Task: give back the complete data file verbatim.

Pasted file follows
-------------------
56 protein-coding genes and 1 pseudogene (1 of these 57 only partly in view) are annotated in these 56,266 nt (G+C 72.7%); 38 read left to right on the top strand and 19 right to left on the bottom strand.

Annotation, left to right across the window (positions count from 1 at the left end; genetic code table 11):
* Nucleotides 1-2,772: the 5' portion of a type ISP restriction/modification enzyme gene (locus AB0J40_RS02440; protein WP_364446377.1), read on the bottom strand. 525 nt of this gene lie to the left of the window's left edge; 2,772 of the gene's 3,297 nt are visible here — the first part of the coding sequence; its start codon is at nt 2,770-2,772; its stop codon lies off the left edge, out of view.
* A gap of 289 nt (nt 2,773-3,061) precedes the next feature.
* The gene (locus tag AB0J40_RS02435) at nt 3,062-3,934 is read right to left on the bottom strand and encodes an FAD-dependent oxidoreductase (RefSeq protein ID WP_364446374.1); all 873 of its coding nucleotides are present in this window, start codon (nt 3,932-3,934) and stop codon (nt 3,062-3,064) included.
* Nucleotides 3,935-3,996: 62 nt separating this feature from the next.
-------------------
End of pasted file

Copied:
56 protein-coding genes and 1 pseudogene (1 of these 57 only partly in view) are annotated in these 56,266 nt (G+C 72.7%); 38 read left to right on the top strand and 19 right to left on the bottom strand.

Annotation, left to right across the window (positions count from 1 at the left end; genetic code table 11):
* Nucleotides 1-2,772: the 5' portion of a type ISP restriction/modification enzyme gene (locus AB0J40_RS02440; protein WP_364446377.1), read on the bottom strand. 525 nt of this gene lie to the left of the window's left edge; 2,772 of the gene's 3,297 nt are visible here — the first part of the coding sequence; its start codon is at nt 2,770-2,772; its stop codon lies off the left edge, out of view.
* A gap of 289 nt (nt 2,773-3,061) precedes the next feature.
* The gene (locus tag AB0J40_RS02435) at nt 3,062-3,934 is read right to left on the bottom strand and encodes an FAD-dependent oxidoreductase (RefSeq protein ID WP_364446374.1); all 873 of its coding nucleotides are present in this window, start codon (nt 3,932-3,934) and stop codon (nt 3,062-3,064) included.
* Nucleotides 3,935-3,996: 62 nt separating this feature from the next.